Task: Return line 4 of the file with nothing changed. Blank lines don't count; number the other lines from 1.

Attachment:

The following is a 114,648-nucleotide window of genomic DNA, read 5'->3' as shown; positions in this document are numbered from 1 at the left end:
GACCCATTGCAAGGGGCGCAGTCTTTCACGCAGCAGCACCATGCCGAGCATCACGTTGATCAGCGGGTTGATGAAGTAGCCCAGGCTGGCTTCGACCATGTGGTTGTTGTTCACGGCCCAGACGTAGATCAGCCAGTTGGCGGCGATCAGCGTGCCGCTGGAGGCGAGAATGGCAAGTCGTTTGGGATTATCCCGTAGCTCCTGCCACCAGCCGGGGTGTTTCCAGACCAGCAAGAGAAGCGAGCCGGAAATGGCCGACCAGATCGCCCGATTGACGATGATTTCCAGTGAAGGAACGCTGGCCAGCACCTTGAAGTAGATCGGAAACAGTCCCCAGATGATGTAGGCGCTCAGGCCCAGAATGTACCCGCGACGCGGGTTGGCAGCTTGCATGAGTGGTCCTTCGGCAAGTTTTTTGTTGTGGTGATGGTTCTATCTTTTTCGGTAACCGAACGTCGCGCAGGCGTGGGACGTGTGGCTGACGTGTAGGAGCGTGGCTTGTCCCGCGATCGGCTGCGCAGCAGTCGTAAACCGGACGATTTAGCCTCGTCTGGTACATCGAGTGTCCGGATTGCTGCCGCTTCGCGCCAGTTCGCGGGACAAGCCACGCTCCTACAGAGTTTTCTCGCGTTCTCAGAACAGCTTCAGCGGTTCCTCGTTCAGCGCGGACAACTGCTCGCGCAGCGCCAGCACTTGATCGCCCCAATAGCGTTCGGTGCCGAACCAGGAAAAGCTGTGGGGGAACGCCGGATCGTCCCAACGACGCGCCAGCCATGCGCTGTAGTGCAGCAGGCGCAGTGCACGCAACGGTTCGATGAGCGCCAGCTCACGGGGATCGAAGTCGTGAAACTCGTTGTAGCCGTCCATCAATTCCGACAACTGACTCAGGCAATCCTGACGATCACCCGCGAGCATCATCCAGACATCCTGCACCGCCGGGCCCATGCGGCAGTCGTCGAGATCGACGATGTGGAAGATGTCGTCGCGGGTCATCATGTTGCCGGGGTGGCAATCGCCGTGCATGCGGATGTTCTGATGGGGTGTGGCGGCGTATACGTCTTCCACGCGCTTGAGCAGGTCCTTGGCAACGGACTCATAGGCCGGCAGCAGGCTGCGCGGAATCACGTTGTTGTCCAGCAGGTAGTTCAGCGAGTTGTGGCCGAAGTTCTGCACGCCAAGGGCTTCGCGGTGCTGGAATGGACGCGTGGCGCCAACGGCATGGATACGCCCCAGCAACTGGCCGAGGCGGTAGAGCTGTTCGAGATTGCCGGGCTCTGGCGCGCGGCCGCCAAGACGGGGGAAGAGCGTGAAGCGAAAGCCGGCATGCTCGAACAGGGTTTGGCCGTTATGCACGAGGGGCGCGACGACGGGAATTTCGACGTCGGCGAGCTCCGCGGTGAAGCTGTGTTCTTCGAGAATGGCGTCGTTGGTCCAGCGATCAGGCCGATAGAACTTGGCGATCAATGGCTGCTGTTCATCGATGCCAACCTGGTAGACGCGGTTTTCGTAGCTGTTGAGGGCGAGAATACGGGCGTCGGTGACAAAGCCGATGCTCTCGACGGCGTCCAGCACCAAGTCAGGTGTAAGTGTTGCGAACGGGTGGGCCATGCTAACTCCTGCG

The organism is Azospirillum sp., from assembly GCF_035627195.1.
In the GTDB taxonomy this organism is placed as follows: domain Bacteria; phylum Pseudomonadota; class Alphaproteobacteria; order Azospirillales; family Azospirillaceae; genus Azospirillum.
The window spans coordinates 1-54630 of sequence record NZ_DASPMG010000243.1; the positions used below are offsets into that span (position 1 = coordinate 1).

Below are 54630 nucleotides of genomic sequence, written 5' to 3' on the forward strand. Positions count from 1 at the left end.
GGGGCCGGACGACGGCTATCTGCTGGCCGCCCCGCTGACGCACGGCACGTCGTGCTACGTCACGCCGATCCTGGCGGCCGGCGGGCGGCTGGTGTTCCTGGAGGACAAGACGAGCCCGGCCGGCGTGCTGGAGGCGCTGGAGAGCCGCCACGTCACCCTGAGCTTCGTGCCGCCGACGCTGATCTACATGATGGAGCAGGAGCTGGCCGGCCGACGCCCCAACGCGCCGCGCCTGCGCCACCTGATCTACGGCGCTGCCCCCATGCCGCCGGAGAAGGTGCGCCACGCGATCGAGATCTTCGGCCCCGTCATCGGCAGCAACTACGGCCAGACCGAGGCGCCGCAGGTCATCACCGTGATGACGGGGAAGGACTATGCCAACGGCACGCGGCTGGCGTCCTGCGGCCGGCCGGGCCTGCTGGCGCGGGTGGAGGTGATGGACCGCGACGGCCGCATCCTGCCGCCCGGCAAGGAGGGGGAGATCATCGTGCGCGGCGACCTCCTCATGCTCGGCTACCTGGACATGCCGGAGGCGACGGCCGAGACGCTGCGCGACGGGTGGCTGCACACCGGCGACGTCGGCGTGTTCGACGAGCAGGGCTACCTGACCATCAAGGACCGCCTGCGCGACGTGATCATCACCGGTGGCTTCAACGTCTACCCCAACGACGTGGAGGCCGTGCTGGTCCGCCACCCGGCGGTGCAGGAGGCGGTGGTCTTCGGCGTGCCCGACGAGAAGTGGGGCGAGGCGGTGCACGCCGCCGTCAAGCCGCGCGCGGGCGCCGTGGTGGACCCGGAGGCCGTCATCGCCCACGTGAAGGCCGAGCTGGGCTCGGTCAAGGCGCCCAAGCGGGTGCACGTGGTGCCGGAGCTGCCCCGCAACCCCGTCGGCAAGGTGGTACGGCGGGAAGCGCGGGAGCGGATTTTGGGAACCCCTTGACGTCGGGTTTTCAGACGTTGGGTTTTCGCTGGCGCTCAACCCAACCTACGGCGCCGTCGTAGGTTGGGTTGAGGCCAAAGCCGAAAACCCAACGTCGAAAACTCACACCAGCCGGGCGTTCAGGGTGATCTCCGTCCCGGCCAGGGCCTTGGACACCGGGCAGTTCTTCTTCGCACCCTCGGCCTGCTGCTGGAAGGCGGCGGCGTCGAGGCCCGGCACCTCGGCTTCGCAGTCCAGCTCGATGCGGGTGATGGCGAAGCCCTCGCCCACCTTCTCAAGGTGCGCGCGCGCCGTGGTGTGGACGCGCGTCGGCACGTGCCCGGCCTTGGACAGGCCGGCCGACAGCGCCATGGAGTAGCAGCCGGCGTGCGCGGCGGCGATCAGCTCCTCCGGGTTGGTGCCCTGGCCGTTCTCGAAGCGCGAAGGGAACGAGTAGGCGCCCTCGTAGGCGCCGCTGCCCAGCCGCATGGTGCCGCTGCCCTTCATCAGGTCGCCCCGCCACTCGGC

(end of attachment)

In the GTDB taxonomy this organism is placed as follows: domain Bacteria; phylum Pseudomonadota; class Alphaproteobacteria; order Azospirillales; family Azospirillaceae; genus Azospirillum.